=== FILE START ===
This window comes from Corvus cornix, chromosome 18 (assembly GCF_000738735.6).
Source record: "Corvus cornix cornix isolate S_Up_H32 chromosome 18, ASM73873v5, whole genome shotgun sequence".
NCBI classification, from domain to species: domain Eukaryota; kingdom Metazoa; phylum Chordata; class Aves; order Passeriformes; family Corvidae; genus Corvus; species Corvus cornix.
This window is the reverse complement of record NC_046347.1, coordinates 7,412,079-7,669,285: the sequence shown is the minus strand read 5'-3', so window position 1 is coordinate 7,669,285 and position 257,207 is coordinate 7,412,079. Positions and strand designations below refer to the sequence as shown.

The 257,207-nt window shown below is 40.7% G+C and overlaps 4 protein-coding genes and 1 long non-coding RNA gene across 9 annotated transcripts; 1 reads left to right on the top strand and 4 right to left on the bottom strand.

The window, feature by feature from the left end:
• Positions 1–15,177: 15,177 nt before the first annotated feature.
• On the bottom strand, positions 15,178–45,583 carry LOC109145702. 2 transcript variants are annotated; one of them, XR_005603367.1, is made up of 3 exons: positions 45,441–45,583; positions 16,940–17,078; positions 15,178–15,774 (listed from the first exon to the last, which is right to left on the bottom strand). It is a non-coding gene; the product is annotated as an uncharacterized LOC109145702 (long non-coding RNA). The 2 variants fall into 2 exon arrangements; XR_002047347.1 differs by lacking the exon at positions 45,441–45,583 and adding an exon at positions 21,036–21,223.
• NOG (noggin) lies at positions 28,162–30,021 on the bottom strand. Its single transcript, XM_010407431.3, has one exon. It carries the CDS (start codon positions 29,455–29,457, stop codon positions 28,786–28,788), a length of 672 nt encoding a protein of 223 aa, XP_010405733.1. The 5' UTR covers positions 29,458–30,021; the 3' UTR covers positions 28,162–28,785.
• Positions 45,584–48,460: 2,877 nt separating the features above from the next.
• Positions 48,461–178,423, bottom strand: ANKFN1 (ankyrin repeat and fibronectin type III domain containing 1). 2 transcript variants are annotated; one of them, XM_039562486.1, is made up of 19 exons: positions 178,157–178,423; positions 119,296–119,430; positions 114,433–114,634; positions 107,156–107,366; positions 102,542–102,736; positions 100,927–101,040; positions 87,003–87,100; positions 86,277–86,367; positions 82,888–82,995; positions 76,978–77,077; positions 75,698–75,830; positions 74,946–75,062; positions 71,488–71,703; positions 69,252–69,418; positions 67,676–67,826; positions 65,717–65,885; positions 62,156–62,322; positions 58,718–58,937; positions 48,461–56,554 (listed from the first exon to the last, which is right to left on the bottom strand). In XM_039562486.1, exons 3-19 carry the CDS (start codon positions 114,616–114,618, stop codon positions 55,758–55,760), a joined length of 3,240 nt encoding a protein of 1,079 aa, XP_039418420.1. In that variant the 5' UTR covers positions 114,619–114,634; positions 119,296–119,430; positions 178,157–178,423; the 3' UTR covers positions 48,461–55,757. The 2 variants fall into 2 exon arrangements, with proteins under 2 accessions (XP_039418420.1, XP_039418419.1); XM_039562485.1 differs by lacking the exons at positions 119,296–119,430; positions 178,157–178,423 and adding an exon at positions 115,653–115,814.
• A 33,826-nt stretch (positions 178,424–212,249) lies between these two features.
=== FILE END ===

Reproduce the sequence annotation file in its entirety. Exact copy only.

This window comes from Corvus cornix, chromosome 18 (assembly GCF_000738735.6).
Source record: "Corvus cornix cornix isolate S_Up_H32 chromosome 18, ASM73873v5, whole genome shotgun sequence".
NCBI classification, from domain to species: domain Eukaryota; kingdom Metazoa; phylum Chordata; class Aves; order Passeriformes; family Corvidae; genus Corvus; species Corvus cornix.
This window is the reverse complement of record NC_046347.1, coordinates 7,412,079-7,669,285: the sequence shown is the minus strand read 5'-3', so window position 1 is coordinate 7,669,285 and position 257,207 is coordinate 7,412,079. Positions and strand designations below refer to the sequence as shown.

The 257,207-nt window shown below is 40.7% G+C and overlaps 4 protein-coding genes and 1 long non-coding RNA gene across 9 annotated transcripts; 1 reads left to right on the top strand and 4 right to left on the bottom strand.

The window, feature by feature from the left end:
• Positions 1–15,177: 15,177 nt before the first annotated feature.
• On the bottom strand, positions 15,178–45,583 carry LOC109145702. 2 transcript variants are annotated; one of them, XR_005603367.1, is made up of 3 exons: positions 45,441–45,583; positions 16,940–17,078; positions 15,178–15,774 (listed from the first exon to the last, which is right to left on the bottom strand). It is a non-coding gene; the product is annotated as an uncharacterized LOC109145702 (long non-coding RNA). The 2 variants fall into 2 exon arrangements; XR_002047347.1 differs by lacking the exon at positions 45,441–45,583 and adding an exon at positions 21,036–21,223.
• NOG (noggin) lies at positions 28,162–30,021 on the bottom strand. Its single transcript, XM_010407431.3, has one exon. It carries the CDS (start codon positions 29,455–29,457, stop codon positions 28,786–28,788), a length of 672 nt encoding a protein of 223 aa, XP_010405733.1. The 5' UTR covers positions 29,458–30,021; the 3' UTR covers positions 28,162–28,785.
• Positions 45,584–48,460: 2,877 nt separating the features above from the next.
• Positions 48,461–178,423, bottom strand: ANKFN1 (ankyrin repeat and fibronectin type III domain containing 1). 2 transcript variants are annotated; one of them, XM_039562486.1, is made up of 19 exons: positions 178,157–178,423; positions 119,296–119,430; positions 114,433–114,634; positions 107,156–107,366; positions 102,542–102,736; positions 100,927–101,040; positions 87,003–87,100; positions 86,277–86,367; positions 82,888–82,995; positions 76,978–77,077; positions 75,698–75,830; positions 74,946–75,062; positions 71,488–71,703; positions 69,252–69,418; positions 67,676–67,826; positions 65,717–65,885; positions 62,156–62,322; positions 58,718–58,937; positions 48,461–56,554 (listed from the first exon to the last, which is right to left on the bottom strand). In XM_039562486.1, exons 3-19 carry the CDS (start codon positions 114,616–114,618, stop codon positions 55,758–55,760), a joined length of 3,240 nt encoding a protein of 1,079 aa, XP_039418420.1. In that variant the 5' UTR covers positions 114,619–114,634; positions 119,296–119,430; positions 178,157–178,423; the 3' UTR covers positions 48,461–55,757. The 2 variants fall into 2 exon arrangements, with proteins under 2 accessions (XP_039418420.1, XP_039418419.1); XM_039562485.1 differs by lacking the exons at positions 119,296–119,430; positions 178,157–178,423 and adding an exon at positions 115,653–115,814.
• A 33,826-nt stretch (positions 178,424–212,249) lies between these two features.